Newman probably would have been embarrassed to read that last paragraph, as he would with the many tributes offered these past few days. Often he would seem amused that people paid him so much attention. He would try to deflect much of that spotlight from himself to others. A former colleague of mine told me that many years ago she was at a reception honoring one of Newman’s daughters. She noticed an older man with sunglasses standing by himself in the corner and realized it was Newman. Not wanting to seem like a typical fan, she told him how nice it was that he was there to support his daughter. Newman replied that this was the reason he was there and he was glad she appreciated that.
Unfortunately, mom never got to meet Newman in person. The closest she came was seeing him in the Broadway revival of “Our Town.” She told me that Newman’s Playbill bio mentioned his wife and his family while poking fun at his fishing. But not one word on his movies. I guess he figured that everyone knew what he had done. Paul Newman never ran away from being a movie star, but he never let it define him. He stayed away from the tabloids and from Hollywood. While he would do the occasional interview he seemed much more at ease joking around on Letterman. Even though his Newman’s Own products have his picture on the front they are almost all tongue-in-cheek. Newman took his acting, his racing, and his charitable work seriously, but never himself. He was content with who he was and the life he had.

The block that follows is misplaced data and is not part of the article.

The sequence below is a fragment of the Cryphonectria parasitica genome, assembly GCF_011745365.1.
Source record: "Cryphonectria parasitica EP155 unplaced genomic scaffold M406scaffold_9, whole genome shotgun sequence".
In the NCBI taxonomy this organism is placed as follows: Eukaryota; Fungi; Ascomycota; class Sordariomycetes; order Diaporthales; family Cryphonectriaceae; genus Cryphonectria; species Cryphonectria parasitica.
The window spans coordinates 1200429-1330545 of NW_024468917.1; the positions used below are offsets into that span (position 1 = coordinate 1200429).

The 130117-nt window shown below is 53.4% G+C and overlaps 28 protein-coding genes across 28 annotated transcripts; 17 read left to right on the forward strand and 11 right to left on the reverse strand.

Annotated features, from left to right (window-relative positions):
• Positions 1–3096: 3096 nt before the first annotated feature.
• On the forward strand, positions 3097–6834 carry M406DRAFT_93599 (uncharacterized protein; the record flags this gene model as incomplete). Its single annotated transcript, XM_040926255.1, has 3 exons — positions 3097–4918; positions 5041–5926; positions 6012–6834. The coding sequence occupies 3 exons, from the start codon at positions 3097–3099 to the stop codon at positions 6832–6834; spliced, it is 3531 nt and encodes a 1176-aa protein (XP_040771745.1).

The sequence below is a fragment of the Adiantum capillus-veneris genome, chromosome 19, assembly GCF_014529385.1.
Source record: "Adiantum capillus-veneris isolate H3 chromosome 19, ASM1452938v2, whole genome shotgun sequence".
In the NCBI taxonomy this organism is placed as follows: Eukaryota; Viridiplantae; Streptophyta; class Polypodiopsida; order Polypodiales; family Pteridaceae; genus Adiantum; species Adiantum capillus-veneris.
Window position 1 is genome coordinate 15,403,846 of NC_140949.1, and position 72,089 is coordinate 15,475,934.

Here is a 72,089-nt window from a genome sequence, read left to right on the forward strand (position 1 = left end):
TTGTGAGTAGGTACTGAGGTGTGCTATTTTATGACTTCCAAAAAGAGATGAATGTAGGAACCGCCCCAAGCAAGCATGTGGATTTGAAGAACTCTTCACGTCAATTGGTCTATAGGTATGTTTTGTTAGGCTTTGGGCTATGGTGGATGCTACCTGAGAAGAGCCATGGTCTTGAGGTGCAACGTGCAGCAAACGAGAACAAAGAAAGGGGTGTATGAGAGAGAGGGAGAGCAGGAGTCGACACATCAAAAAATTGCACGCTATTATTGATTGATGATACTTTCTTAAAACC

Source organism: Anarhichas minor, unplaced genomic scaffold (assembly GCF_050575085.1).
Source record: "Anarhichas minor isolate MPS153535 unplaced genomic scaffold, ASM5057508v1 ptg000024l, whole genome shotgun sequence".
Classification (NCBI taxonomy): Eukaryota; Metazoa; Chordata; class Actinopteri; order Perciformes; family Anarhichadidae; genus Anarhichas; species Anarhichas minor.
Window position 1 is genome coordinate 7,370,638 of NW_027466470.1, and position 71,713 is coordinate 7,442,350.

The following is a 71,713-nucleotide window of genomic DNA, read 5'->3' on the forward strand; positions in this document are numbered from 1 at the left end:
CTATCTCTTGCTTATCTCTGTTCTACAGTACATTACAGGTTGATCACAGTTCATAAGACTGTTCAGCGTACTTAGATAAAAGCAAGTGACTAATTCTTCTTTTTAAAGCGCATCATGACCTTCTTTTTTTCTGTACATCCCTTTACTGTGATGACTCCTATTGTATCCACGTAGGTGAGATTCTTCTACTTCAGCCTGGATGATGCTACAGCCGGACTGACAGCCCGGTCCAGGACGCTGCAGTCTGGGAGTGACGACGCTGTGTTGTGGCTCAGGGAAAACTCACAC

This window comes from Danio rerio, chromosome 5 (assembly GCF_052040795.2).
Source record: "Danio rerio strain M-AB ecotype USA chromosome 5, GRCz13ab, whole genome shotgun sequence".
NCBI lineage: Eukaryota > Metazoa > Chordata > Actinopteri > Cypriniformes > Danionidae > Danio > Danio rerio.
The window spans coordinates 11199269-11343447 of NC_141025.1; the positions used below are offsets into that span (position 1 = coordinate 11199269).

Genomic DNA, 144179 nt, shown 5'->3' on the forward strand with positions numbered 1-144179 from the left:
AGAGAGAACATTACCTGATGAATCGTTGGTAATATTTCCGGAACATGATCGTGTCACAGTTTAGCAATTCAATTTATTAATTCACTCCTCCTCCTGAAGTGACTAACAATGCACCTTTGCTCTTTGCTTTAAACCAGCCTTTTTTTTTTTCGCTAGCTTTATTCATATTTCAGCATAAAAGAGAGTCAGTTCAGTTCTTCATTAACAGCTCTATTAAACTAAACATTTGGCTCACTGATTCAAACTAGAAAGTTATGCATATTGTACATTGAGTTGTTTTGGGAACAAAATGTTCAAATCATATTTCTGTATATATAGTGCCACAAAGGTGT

Paul Newman lived 83 years, but that is of little solace to mom. She said she was comforted knowing that he was out there, and now he is gone too soon. When she told me this I thought back to the end of Butch Cassidy and the Sundance Kid. The director, George Roy Hill, famously ended the film by freezing the frame on Butch and Sundance right before they are gunned down. Perhaps he figured that no one wanted to see them die. I’m sure mom wishes she could also stop time so that Newman would still be around. While that can’t happen, Newman’s movies are always available for us to see. More importantly, Newman made plans for Newman’s Own, his charitable foundation, and the Hole in the Wall Gang camps to continue after he was gone. So, in a way, Newman is like Butch – frozen in time, guns blazing, in all his glory. A cool man with an even cooler legacy.
October 1, 2008